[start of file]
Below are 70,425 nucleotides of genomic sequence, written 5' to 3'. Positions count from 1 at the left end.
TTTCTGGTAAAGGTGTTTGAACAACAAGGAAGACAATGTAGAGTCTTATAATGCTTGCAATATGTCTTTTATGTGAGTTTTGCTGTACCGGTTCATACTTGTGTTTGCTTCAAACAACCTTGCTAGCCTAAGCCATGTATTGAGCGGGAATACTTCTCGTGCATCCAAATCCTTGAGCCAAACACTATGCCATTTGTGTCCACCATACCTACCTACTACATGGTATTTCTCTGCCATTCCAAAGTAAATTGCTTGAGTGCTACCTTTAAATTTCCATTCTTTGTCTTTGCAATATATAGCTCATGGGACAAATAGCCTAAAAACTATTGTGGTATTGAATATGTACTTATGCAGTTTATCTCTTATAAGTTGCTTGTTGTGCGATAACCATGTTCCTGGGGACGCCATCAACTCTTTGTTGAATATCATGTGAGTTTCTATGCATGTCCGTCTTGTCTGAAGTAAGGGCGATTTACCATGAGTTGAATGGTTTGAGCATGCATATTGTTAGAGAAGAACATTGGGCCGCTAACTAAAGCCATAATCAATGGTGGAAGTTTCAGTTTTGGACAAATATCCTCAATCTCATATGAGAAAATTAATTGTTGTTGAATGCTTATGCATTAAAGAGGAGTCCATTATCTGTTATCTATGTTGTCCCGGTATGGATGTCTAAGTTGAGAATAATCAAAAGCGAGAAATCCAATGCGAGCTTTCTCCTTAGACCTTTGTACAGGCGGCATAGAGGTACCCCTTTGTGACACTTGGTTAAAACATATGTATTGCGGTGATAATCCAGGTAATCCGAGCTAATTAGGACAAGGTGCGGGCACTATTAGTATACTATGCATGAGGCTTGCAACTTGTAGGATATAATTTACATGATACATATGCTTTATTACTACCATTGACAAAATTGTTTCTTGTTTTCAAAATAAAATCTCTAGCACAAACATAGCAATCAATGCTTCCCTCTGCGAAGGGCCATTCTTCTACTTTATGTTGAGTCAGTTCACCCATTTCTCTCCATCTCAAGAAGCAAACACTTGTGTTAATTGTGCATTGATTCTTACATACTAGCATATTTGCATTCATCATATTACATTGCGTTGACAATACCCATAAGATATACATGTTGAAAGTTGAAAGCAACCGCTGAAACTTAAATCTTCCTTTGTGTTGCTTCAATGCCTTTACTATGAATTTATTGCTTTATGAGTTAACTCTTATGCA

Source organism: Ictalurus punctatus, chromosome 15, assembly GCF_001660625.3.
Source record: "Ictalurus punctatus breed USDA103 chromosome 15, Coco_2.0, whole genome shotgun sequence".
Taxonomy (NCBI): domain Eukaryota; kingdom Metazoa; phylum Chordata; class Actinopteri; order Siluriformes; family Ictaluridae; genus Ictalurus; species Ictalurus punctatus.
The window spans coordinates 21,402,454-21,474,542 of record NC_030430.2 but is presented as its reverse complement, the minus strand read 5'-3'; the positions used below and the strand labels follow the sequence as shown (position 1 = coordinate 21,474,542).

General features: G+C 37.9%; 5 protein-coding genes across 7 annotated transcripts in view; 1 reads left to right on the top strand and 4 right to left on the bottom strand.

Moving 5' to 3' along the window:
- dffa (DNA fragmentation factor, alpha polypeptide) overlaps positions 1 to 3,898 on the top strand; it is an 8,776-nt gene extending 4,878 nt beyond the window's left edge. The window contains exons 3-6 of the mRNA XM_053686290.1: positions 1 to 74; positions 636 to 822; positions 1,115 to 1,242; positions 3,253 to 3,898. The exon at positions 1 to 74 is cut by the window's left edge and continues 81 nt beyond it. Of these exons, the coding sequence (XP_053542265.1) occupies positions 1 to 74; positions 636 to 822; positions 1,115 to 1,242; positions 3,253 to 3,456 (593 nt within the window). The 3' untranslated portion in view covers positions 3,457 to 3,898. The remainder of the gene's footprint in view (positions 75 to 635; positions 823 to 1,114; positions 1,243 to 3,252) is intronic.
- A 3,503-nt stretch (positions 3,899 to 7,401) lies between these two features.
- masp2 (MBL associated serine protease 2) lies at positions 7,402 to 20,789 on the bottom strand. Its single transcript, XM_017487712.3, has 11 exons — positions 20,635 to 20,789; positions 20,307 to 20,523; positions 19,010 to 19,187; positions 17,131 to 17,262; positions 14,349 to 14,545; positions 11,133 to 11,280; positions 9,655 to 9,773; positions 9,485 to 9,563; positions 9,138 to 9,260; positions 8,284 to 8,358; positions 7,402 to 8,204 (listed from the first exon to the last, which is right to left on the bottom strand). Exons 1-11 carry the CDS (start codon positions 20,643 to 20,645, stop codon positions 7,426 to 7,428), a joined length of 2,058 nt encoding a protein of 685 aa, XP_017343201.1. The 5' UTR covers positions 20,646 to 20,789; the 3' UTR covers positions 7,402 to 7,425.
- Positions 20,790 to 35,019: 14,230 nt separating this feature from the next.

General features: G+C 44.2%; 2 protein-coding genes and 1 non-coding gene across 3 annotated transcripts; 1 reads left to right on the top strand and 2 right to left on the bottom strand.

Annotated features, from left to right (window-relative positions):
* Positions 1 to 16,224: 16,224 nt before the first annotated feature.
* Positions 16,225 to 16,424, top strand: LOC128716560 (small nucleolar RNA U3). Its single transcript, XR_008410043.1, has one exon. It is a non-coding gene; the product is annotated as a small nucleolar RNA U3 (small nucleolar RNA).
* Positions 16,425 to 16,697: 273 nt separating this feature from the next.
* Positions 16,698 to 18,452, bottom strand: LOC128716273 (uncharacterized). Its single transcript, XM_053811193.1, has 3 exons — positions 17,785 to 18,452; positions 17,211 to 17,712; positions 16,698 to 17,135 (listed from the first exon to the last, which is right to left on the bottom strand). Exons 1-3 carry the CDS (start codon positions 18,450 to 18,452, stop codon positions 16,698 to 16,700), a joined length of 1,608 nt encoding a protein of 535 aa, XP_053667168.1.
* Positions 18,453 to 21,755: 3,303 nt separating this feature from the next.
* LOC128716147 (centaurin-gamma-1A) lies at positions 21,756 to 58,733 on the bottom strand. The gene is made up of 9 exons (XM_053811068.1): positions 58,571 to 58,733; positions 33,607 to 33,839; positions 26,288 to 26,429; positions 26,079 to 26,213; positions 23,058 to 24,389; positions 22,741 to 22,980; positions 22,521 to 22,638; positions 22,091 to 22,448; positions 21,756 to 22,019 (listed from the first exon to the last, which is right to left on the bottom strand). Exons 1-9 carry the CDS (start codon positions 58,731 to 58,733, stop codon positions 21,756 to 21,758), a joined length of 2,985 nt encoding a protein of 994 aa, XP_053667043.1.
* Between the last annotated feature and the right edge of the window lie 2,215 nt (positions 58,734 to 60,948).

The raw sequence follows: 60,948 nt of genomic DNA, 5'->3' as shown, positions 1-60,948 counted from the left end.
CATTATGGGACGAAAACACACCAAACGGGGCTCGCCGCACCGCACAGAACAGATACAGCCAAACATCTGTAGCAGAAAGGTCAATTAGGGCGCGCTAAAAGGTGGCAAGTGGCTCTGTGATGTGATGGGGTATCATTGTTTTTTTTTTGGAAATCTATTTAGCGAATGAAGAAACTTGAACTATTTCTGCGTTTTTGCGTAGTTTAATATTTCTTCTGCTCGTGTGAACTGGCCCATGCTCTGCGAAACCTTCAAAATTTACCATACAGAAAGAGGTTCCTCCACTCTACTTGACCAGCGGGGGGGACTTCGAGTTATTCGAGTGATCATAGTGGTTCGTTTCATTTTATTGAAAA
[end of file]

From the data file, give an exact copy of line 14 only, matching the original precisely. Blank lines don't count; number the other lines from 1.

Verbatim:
Annotated features, from left to right (window-relative positions):